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Home   Knowledge Center   Professional Development   Advocacy   Middle Level Leadership   Awards March 2, 2010

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Charting the Course From Middle School to College
The New York Times    Share   Share on FacebookTwitterShare on LinkedinE-mail article
Public schools have long offered their students the same basic academic program, with little real choice aside from foreign languages or an occasional elective in what was a one-size-fits-all approach that drove many families to seek private and charter schools. But this year, all 428 sixth graders at Linwood Middle School in North Brunswick, N.J., are charting their own academic path with personalized student learning plans — electronic portfolios containing information about their learning styles, interests, skills, career goals and extracurricular activities. More

It's Snowing: Fire the Teachers
Principal Difference Blog    Share    Share on FacebookTwitterShare on LinkedinE-mail article
Much of the country has gotten hit by big snows this season, prompting districts to scramble to remake calendars. While the school year is technically the same number of school days, more of those days now fall after high-stakes state assessments. What impact will that have on academic performance? This year students are losing days and weeks of preparation, not only for state assessments, but also for Advanced Placement and International Baccalaureate exams, which are administered in the first week of May. An under plans currently being implemented, many teachers and principals will be fired because of dropping academic performance due to lost snow days. More

Ensuring New Teachers Become Old Ones
Principal Difference Blog    Share    Share on
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In this second of a three-part series, teacher leader Stuart Singer offers a few ideas for how principals can overcome the bubble of the first five years and retain teachers in the profession for the long haul. More

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March is National Middle Level Education Month
NASSP    Share    Share on FacebookTwitterShare on LinkedinE-mail article
NASSP is marking National Middle Level Education Month by providing expert advice on what it takes to be a successful middle level leader. Check out the podcast interview with Vicki Petzko, a former middle level principal turned educational leadership professor, and much more! More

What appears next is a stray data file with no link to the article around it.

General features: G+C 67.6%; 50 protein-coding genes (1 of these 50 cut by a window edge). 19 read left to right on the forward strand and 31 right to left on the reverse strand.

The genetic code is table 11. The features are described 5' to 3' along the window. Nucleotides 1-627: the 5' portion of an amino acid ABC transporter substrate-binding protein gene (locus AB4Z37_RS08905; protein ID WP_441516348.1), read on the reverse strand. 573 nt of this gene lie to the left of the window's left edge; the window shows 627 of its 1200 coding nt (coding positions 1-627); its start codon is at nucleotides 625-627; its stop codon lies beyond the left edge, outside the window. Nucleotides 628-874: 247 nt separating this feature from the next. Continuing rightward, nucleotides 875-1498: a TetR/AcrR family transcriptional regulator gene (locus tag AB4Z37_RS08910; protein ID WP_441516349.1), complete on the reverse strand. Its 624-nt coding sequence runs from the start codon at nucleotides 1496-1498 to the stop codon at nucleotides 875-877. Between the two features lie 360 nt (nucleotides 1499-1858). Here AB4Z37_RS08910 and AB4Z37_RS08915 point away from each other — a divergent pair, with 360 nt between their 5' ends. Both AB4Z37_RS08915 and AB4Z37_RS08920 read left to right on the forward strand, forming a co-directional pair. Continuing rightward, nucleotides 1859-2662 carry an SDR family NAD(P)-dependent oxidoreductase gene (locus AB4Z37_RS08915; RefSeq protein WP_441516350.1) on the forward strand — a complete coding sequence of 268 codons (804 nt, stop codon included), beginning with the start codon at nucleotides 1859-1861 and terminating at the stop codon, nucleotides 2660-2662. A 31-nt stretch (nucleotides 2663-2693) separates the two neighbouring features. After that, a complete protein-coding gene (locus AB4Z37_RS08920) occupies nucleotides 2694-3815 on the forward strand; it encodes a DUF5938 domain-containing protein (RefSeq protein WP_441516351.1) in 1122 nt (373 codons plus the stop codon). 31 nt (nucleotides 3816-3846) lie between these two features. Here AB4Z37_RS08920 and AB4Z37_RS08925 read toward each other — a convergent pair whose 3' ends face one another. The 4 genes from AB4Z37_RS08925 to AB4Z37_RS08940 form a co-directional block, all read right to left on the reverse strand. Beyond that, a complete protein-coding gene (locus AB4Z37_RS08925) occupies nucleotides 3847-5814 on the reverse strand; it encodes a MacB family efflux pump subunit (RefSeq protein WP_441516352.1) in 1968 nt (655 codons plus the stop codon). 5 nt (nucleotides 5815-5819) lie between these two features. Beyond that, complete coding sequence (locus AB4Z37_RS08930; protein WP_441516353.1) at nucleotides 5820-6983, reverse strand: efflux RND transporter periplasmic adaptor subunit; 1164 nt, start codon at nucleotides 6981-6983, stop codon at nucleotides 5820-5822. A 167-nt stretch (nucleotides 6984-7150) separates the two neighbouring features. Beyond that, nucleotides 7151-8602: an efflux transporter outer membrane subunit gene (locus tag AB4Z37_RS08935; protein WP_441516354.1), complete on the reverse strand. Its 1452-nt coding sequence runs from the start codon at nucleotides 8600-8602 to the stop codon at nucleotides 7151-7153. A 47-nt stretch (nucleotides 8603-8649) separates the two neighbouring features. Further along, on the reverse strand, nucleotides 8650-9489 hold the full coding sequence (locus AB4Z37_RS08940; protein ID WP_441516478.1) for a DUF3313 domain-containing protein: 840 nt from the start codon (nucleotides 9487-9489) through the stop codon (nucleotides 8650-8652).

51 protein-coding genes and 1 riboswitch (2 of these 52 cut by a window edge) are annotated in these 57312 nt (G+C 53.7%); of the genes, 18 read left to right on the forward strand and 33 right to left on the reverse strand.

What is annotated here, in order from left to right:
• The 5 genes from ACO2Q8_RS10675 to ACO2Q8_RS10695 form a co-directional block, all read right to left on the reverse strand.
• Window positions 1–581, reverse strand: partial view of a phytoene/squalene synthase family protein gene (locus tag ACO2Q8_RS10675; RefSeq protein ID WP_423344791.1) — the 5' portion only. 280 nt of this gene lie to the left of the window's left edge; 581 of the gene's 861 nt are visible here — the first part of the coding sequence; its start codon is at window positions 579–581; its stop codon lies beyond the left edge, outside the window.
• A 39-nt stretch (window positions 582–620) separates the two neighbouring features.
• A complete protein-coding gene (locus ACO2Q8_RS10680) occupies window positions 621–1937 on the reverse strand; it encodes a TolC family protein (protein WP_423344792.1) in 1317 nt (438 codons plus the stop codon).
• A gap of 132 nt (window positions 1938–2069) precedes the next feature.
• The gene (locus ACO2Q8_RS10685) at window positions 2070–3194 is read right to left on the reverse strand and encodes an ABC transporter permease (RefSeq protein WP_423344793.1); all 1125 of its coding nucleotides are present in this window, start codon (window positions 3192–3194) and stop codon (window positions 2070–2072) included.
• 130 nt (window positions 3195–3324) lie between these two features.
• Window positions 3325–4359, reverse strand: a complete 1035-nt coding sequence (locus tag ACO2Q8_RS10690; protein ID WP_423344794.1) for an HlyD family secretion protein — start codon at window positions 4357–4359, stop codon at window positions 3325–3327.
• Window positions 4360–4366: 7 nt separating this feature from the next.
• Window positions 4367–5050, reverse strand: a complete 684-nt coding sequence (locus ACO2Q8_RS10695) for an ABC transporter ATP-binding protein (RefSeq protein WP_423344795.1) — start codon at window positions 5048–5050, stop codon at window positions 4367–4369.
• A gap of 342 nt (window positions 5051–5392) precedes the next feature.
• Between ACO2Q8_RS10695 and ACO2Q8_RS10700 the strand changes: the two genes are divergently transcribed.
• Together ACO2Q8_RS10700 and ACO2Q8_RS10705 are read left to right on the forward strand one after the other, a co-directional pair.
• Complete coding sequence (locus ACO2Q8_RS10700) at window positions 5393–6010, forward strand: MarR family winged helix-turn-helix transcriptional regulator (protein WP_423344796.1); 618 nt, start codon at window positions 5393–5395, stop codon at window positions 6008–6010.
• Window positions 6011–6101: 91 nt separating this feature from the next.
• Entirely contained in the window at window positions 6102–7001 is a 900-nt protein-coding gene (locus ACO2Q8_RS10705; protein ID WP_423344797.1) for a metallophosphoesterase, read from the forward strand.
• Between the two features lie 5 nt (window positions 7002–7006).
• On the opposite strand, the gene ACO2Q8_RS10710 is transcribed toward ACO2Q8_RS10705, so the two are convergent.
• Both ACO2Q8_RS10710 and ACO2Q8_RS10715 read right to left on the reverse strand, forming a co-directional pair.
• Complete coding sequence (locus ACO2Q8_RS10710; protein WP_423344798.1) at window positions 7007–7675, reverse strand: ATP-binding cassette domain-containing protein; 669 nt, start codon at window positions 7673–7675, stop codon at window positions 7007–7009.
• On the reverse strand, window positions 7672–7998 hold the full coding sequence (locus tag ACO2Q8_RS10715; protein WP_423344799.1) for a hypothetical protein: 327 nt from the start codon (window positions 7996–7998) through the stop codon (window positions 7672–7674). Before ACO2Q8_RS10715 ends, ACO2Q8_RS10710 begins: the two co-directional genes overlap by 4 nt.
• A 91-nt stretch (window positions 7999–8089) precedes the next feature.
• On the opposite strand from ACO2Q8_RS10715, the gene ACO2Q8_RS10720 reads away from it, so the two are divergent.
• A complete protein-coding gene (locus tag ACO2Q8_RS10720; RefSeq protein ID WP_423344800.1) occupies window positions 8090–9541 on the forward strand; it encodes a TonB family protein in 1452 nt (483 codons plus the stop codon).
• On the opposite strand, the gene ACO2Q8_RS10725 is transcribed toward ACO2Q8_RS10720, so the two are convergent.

NASC National Conference
NASSP    Share    Share on FacebookTwitterShare on LinkedinE-mail article
Students and advisers can get behind the wheel this summer to "Start the Engines of Leadership" at the 2010 National Association of Student Councils (NASC) National Conference, June 26-29, in Indianapolis. The NASC National Conference provides leadership training, civic engagement and community service learning opportunities. More

Education Secretary Questioned on Move to Cut Funding for 'Teach for America'
The Washington Post    Share    Share on FacebookTwitterShare on LinkedinE-mail article
Education Secretary Arne Duncan faced unusually sharp questioning from House Democrats over the Obama administration's proposals to eliminate a grant for the Teach for America program and hold the line on new funding for many other education programs. The House Budget Committee hearing on the $50.7 billion education budget proposed for the fiscal year that begins in October provided an early glimpse at congressional reaction to the Obama administration's plan to put more emphasis on competitions for federal funding, including its signature Race to the Top initiative that will reward states and school districts whose education policies are in line with Obama's. More

More High-Schoolers Reinvent or Skip Their Senior Year
USA Today    Share    Share on FacebookTwitterShare on LinkedinE-mail article
Jack Trimble is part of a small but growing group of students who are tinkering with their senior year. A few observers say the quiet experiment has the potential to reinvent high school altogether. Already, 21 states allow early graduation, according to the Education Commission of the States. And among the other 29, it's not entirely clear whether state law actually prohibits it. Thirty-five states allow students to finish high school based on mastering proficiency standards in state tests rather than satisfying course credit requirements or years spent in school. More

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    Business Principles Won't Work for School Reform, Former Supporter Ravitch Says
    The Washington Post    Share    Share on FacebookTwitterShare on LinkedinE-mail article
    For those who believe that performance pay and charter schools pose a threat to public education and that a cult of testing and accountability has hijacked school reform, an unlikely national spokeswoman has emerged. Diane Ravitch, an education historian, now renounces many of the market-oriented policies she promoted as a former federal education official with close ties to Democrats and Republicans. In large part because of her change of heart, Ravitch's critique of the reform ideas that prevail in government, philanthropies and think tanks is reverberating in the world of education. More

    Best Practices in the Middle Grades Identified
    Education Week    Share    Share on FacebookTwitterShare on LinkedinE-mail article